Keep (and Even Build) Muscle Mass as You Age

As we age, it’s common to lose muscle.  That’s a bad thing.  But it’s not inevitable.

Loss of muscle mass affects your appearance, but more importantly it affects your metabolism, your hormone balance (including your testosterone), your sleep and energy cycles, your bone density, and a whole lot more.

What can you do to maintain muscle?

1. Weight training. You want to work out three times a week for a minimum of twenty minutes. That’s generally considered a minimum commitment needed to see results.  There’s a countless variety of exercises you can do, and it isn’t my purpose to get into a comparative analysis of them here. The point is to get into the habit of doing something – regularly. Then you can fine-tune it as you gain fitness. Get a set of hand weights and exercise at home – that’s an easy way to start.

senior weight training

2. Adequate protein intake. I’m not recommending huge slabs of rare beef here. The way that meat is produced in this country is an abomination – it’s so full of chemicals, hormones, and the wrong kind of fats that its useless as part of your diet. Find some grass- fed beef or buffalo (or wild game) and try a small 4-6 ounce portion once or twice a week.

And fish is good too – but it’s got to be wild-caught fish. The farmed kind has the same crap in it that mass-produced beef has.

If you’re concerned about your protein intake, try a whey-based (or rice- or hemp-based) protein powder supplement. A scoop or two as part of a protein shake (or even as a meal replacement) can work wonders.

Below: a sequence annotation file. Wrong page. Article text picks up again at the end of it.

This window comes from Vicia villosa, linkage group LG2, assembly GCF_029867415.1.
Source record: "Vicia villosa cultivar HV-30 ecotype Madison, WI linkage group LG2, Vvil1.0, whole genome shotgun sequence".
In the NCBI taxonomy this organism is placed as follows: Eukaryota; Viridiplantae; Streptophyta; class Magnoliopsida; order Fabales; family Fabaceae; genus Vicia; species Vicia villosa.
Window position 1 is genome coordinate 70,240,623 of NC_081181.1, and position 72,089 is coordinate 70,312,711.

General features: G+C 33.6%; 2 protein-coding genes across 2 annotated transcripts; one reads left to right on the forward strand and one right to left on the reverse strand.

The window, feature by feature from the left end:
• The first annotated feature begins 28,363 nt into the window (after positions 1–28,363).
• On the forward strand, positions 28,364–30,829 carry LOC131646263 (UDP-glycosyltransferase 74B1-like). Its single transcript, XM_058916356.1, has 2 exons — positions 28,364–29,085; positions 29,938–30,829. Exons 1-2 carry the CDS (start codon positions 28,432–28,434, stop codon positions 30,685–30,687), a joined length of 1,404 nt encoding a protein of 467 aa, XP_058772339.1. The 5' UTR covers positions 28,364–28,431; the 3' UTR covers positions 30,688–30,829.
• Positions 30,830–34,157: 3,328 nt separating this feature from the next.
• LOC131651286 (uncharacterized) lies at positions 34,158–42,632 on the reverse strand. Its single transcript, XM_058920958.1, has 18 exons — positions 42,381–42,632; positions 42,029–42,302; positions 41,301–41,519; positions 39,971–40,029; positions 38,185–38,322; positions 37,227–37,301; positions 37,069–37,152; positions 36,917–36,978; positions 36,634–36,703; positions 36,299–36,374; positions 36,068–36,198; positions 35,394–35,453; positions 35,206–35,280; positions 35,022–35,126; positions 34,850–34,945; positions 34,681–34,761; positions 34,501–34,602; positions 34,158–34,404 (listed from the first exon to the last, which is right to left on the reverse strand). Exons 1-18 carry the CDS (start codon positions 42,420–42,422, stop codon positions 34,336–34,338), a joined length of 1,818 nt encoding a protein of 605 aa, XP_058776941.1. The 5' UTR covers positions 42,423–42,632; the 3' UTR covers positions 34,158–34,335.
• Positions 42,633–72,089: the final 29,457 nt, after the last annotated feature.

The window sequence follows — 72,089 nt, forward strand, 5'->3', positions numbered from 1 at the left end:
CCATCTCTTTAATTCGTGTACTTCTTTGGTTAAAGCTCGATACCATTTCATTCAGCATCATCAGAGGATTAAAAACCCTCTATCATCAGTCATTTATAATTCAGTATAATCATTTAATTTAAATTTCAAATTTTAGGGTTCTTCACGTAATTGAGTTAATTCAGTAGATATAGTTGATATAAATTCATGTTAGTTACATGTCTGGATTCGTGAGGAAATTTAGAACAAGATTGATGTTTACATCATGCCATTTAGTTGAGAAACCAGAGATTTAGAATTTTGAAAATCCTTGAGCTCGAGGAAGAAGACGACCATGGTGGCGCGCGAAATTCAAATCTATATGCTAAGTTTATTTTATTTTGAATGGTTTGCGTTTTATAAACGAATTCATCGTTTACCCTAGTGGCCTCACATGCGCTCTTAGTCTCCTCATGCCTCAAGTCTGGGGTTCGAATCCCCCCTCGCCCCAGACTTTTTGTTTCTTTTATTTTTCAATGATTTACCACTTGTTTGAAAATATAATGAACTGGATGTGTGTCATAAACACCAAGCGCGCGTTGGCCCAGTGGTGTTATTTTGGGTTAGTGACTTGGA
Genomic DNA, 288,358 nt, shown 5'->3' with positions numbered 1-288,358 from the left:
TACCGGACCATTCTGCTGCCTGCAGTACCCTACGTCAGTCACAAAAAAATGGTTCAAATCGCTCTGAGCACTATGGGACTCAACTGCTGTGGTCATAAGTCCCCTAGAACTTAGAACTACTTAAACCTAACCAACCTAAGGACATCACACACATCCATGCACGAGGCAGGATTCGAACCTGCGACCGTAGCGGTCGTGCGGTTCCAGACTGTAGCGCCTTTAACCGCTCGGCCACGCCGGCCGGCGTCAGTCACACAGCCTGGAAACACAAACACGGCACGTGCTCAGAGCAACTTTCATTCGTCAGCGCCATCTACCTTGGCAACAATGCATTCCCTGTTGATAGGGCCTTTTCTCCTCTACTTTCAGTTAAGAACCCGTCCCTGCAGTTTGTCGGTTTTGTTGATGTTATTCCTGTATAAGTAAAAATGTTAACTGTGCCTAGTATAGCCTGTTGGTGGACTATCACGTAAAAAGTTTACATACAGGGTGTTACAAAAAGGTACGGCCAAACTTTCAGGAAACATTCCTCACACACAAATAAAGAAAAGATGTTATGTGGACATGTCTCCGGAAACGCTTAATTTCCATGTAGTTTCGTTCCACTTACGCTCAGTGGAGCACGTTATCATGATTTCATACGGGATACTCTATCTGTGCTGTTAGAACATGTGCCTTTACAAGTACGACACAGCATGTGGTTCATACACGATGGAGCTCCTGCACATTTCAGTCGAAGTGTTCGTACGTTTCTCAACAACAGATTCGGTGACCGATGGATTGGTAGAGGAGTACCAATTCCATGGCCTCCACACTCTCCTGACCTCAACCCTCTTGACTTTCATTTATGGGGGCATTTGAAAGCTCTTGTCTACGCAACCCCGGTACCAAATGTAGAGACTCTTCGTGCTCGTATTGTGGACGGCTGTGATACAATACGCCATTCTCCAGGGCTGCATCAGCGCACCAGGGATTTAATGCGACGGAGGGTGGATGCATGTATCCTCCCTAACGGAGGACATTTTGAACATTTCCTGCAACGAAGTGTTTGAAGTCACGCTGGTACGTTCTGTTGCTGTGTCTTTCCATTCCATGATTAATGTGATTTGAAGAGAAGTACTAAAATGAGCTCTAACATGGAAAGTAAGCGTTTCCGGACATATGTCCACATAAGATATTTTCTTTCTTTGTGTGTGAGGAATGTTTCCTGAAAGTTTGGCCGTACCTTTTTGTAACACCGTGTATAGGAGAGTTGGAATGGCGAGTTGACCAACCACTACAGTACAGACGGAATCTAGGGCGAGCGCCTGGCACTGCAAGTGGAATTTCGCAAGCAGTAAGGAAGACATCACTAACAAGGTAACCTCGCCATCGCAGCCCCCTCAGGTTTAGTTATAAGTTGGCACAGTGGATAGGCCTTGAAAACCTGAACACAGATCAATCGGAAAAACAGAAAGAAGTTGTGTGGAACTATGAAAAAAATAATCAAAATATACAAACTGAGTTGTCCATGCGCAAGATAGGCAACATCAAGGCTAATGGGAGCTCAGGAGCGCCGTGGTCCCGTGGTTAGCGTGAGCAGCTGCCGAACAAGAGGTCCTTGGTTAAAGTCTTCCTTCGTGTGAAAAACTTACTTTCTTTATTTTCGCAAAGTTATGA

3. Be alert to the dangers of certain drugs. Statin drugs – commonly given to control cholesterol – are known to contribute to muscle wasting. If you’ve been taking them, don’t just drop them altogether because of what you’re reading on this website, but do express your concerns to your doctor. There may be alternatives.

No matter your age or current state of health, you can be more healthy and more fit next year as compared to this year.  Get started.

Deepen Your Body of Knowledge

Weight training actually changes the way your genes work in your muscles.

Drinking a protein-rich drink after exercise also helps build muscle.

Frailty syndrome

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About Ronald Lavine, D.C.

Dr. Lavine has more than thirty years' experience helping patients alleviate pain and restore health using diverse, scientifically-based manual therapy and therapeutic exercise and alignment methods. His website, askdrlavine.com, provides more information about his approach. Please contact him at drlavine@yourbodyofknowledge.com or at 212-400-9663.
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